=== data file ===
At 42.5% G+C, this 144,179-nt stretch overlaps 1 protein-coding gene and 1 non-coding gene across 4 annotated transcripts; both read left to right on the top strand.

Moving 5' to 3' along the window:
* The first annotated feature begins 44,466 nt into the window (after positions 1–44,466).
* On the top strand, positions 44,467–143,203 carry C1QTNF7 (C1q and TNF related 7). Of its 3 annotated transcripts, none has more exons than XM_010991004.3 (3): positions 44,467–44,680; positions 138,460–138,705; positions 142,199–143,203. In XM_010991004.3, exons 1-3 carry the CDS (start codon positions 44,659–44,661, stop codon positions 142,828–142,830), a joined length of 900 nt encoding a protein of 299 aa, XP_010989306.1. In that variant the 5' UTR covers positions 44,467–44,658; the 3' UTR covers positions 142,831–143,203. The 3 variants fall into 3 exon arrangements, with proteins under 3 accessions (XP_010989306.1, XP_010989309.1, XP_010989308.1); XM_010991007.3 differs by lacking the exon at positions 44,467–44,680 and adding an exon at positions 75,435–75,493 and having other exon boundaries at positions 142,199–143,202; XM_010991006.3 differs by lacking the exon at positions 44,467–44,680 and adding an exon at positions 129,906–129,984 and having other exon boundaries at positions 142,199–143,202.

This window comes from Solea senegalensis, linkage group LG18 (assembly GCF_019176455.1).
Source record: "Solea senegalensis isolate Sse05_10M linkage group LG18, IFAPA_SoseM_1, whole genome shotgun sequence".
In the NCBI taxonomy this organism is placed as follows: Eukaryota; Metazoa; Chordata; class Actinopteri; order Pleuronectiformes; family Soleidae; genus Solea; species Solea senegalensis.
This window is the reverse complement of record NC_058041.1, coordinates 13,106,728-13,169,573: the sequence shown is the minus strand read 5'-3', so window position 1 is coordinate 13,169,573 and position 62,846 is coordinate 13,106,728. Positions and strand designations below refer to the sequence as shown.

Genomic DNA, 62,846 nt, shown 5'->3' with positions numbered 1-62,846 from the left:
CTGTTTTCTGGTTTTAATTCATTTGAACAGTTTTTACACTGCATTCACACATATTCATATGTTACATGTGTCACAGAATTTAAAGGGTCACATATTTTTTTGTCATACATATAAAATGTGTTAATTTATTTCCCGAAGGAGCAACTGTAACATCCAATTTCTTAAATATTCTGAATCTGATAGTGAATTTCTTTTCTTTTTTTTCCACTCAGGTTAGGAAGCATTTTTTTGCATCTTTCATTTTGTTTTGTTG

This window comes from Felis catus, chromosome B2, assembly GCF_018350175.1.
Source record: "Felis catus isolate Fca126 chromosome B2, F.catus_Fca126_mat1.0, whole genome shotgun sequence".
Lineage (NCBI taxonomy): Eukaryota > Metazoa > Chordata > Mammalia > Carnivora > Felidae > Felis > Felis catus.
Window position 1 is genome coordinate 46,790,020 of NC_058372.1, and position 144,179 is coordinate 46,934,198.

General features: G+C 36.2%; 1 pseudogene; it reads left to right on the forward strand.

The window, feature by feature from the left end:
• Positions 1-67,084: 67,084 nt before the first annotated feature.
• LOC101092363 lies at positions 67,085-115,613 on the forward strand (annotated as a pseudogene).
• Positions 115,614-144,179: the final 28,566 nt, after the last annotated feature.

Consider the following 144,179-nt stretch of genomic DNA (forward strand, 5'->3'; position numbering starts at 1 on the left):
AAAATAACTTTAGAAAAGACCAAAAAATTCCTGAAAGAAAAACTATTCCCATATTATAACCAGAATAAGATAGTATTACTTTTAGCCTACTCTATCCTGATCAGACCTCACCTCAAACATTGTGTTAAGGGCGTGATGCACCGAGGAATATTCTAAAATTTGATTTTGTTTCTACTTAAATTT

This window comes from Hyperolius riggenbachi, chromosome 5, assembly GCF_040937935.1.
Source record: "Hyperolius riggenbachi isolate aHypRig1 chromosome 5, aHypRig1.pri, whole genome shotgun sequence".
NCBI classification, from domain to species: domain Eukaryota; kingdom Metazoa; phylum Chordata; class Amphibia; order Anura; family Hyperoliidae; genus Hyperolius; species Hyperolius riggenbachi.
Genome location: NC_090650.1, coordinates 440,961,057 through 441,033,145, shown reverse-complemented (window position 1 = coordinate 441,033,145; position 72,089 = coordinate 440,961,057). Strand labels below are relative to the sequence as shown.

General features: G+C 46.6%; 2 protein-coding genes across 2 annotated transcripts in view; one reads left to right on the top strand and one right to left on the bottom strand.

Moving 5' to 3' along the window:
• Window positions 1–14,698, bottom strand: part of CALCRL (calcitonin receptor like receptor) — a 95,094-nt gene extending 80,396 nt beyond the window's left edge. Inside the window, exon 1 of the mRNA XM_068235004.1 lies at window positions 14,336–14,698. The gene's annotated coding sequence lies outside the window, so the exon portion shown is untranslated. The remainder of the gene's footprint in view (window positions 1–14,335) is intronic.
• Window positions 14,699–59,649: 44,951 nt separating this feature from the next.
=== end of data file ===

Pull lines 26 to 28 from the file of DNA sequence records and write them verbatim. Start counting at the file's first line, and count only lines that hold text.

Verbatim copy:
General features: G+C 46.6%; 2 protein-coding genes across 2 annotated transcripts in view; one reads left to right on the top strand and one right to left on the bottom strand.

Moving 5' to 3' along the window:
• Window positions 1–14,698, bottom strand: part of CALCRL (calcitonin receptor like receptor) — a 95,094-nt gene extending 80,396 nt beyond the window's left edge. Inside the window, exon 1 of the mRNA XM_068235004.1 lies at window positions 14,336–14,698. The gene's annotated coding sequence lies outside the window, so the exon portion shown is untranslated. The remainder of the gene's footprint in view (window positions 1–14,335) is intronic.